We met Clarence, who was trying his best to bring the packs we had dropped, and headed across the canyon. There seemed to be zebra everywhere we looked. I was amazed to look up at rock cliffs where you would expect to see sheep if you were hunting the North American west, only to see silhouettes of mountain zebra. We cautiously made our way toward where we had seen the big herd.
As we approached a small drop-off, we were surprised by three adolescent zebra only twenty yards away. They were feeding toward us, completely unaware of our presence. We hunkered down in our best effort to become invisible, but were soon spotted by one of the youngsters. They took off, hee-hawing and alerting the rest of the herd, which came running down the side of the steep canyon perpendicular to our position. I set up on a rock and John whispered, “The last one is the stallion.”
He jumped a log, then a rock, and started up a small escarpment in the middle of the canyon. He stopped broadside about 300 yards out and I settled the cross hairs on his shoulder and squeezed off the shot. We could clearly hear the impact as the 225-grain bullet hit the big stallion. He picked up his front leg and crow-hopped in place for a few moments, then marshaled the last of his strength and ran around a corner and out of sight.
We knew the hit was good as we gathered the packs and headed to the last spot we had seen him. There was a massive blood trail leading only twenty yards or so to where the old mountain monarch had tumbled off a small cliff into the rocky riverbed below. He was a huge old stallion with absolutely stunning markings.
As it was still 95 degrees, we quickly began skinning and processing. As I hoisted my pack with the zebra’s full body green cape, I knew it was going to be a long, hot, and hard 3½ miles navigating the rugged trail back to camp. I looked at my arms and saw they were covered in blisters from skinning the zebra in the relentless afternoon sun. We all had heavy packs and were hurting from the heat, but as the sun began its descent the temperatures began to cool ever so slightly. We were happy to drop the heavy packs at camp and enjoy some cool drinks and some well-earned supper, and then we were ready to crawl into our sleeping bags and collapse.
The next day we decided to head out in a different direction to an area that was a little flatter in search of more gemsbok and possibly a red hartebeest. We so far had been very lucky as the water pools holding the game were not terribly far from the truck and our valuable water supply. We took a route that passed by the truck so we could drop off the zebra and replenish our water.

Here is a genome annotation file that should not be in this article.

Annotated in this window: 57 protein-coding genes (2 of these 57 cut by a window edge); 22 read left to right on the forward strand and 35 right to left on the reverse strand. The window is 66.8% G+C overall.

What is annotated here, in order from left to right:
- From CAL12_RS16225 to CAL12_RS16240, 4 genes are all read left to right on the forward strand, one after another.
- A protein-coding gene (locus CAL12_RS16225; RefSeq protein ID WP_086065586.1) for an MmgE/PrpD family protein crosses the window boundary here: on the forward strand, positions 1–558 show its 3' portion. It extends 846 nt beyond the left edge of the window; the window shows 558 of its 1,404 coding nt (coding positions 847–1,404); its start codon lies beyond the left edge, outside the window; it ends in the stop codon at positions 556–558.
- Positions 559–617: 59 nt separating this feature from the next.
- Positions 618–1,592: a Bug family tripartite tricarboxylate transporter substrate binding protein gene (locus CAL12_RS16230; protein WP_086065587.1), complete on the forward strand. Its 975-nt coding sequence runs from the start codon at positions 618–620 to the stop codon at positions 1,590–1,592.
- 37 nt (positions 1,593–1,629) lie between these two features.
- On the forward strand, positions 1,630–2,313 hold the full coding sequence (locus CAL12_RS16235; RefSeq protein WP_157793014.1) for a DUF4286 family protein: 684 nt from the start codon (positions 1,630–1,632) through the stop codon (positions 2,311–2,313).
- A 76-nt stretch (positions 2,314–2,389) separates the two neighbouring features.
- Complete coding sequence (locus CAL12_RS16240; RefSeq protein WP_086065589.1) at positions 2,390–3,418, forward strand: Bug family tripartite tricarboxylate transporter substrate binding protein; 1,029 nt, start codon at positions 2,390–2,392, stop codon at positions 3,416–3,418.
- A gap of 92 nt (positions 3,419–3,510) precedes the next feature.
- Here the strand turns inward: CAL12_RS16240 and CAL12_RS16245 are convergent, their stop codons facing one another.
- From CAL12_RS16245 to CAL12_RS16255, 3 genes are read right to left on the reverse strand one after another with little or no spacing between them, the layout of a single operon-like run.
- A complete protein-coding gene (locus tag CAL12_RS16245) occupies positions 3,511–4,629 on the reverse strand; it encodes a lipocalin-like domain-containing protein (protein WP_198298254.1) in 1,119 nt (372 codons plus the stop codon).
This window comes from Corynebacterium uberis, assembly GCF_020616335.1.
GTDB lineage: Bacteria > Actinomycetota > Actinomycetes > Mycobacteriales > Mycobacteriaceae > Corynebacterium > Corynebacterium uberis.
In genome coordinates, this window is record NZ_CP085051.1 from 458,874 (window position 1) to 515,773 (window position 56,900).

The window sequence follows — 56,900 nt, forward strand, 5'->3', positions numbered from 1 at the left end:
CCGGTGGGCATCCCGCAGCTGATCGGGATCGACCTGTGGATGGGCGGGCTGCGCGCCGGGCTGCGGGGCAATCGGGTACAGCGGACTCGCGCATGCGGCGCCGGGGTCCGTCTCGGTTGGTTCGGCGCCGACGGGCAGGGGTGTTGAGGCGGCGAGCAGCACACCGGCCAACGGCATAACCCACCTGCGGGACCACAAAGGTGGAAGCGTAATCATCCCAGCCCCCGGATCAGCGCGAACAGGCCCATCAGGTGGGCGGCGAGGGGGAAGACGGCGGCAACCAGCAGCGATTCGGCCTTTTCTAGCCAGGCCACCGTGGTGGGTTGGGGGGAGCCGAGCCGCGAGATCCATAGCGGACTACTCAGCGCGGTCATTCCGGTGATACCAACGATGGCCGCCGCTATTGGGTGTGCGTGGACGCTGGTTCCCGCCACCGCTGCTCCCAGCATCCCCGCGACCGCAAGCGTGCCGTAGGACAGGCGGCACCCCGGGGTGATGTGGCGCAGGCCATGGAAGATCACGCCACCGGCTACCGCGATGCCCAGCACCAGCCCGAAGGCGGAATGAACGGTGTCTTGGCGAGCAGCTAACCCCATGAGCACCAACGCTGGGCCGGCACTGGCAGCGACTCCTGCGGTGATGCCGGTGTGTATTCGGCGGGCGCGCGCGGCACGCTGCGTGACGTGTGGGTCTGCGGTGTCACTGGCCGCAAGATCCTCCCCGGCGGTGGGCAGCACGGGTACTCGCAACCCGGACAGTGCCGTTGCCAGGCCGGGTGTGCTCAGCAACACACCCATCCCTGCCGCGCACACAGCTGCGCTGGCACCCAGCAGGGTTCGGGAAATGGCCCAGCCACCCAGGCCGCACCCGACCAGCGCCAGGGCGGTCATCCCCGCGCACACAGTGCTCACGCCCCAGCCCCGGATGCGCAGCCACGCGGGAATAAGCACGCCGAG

Not long after reaching the area we had in mind, we spotted a herd of gemsbok on a far hillside and began making our way toward them.
We were moving along a small ridgeline, looking down into draws as we passed. We had just reached the mouth of another draw when John spotted a big, lone gemsbok bull peering out of the bush down in the draw. He disappeared into the bush as I set up on the sticks.
We figured he would show up on the far side of the little valley, and soon he did. He stopped broadside at 200 yards. Just as I readied for the shot he took off again, disappearing into another draw in the valley. I was still set up on the sticks when he emerged again on the far hillside.
John said, “He’ll stop at the top.”
I replied, “Yeah, but that’s a long way.”
“350 yards,” John replied.
I thought 350 was very optimistic. The gemsbok stopped just before cresting the hill and looked at us one more time. I held for 400 and a little into the wind, and the big bull dropped in his tracks.
“Get over there in case he gets back up,” John said urgently.
Clarence and I sprinted over the two hills toward the fallen warrior. I put another shot in him and he was done. What a magnificent old bull! He had long, heavy horns and his head was huge, as was his body — a fantastic trophy with horns over 40 inches. We got him skinned, loaded up, and packed out as evening set in.
A beautiful full moon lit the night as we set up camp in a dry water pan next to some beautiful rock formations. We caped the gemsbok head, ate, and sacked out, listening to the jackals serenading us through the night.
We now turned our focus to trying to find a red hartebeest bull. We hadn’t even seen a hartebeest yet, but there were a few in the area. We made our way farther out into the rolling hills, seeing more herds of gemsbok, zebra, springbok, and a few kudu, but no hartebeest.
As we topped a hill, John froze, ducked back, and said, “James, there is a red hartebeest bull under a tree over there.”
We closed the distance to the last bush providing cover. I sat and scooted around the edge of the bush. The bull remained frozen in the shade of the small tree. We couldn’t see what he carried for horns, as his head was hidden by the tree. I steadied my rifle on the sticks and awaited his next move. Finally the standoff was too much for him, and he bolted from the sanctuary of the tree and headed up the hill. His gait was graceful as he pranced his way up the hill, steadily increasing the distance between us.
He finally stopped on the far hill. “Three hundred,” John said.
You could see the reaction of the bull long before the resounding smack of the hit came back to us. The bull ran around the hill and piled up. We made our way over there and were once again amazed at our good fortune. He was a huge old bull, long and heavy to his tips, with extremely heavy bases.
As we sat in admiration of the old bull we couldn’t help but reflect on our good fortune. We had taken all four species we were after, and all four were exceptional specimens. There is such a feeling of accomplishment when you have to dig deep for the strength to persevere against harsh elements, whether that means extreme terrain, thirst, a heavy pack, frigid cold, blistering heat, or any combination of these.
A hunt like this is not for everyone and not what many people want on an African safari, but it is what I live for. We had worked hard and hunted hard, and the Red Gods had smiled upon us and we were smiling with them.
This story originally appeared in and is reproduced with permission from the Sports Afield magazine.